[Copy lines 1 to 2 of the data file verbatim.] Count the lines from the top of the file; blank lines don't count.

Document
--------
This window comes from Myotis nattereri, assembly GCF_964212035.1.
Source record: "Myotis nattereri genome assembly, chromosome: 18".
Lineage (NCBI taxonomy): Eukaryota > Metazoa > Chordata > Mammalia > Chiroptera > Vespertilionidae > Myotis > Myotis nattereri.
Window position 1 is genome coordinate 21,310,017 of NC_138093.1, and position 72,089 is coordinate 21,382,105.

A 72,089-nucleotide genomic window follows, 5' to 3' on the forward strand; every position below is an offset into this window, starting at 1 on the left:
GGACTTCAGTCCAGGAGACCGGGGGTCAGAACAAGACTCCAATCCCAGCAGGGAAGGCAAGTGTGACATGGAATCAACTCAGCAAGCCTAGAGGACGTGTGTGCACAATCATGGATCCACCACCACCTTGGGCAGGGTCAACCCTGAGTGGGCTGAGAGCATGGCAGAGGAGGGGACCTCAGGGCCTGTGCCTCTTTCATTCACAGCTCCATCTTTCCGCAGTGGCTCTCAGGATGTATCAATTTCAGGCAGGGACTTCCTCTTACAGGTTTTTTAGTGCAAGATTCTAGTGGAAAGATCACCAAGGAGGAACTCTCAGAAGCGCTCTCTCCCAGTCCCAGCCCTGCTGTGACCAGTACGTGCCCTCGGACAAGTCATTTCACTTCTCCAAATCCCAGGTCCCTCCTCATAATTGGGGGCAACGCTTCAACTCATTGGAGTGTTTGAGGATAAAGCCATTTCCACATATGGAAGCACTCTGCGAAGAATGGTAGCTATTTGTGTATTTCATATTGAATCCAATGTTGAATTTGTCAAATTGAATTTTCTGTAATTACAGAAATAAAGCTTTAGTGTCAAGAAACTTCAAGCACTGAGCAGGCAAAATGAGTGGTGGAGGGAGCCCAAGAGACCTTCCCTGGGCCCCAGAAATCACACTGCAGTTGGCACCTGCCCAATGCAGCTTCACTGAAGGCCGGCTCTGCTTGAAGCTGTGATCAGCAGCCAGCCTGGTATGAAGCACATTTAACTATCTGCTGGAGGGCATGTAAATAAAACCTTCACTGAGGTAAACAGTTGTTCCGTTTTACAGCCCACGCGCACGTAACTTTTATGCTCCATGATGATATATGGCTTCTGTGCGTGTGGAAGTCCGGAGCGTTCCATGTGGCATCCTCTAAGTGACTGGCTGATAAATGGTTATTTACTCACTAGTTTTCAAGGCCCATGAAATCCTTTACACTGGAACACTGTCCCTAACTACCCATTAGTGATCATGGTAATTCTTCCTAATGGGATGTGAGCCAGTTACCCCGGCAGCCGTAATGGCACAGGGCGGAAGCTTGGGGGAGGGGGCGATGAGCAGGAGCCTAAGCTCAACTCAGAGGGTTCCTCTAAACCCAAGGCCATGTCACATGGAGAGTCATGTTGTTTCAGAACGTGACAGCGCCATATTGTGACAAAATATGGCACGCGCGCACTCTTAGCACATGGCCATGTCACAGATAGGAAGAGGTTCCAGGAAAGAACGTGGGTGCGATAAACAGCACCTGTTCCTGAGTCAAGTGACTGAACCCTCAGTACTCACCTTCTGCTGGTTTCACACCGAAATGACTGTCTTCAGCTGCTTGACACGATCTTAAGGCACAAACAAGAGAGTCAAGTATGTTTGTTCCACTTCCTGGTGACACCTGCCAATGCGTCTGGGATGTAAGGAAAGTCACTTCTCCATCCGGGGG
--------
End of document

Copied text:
This window comes from Myotis nattereri, assembly GCF_964212035.1.
Source record: "Myotis nattereri genome assembly, chromosome: 18".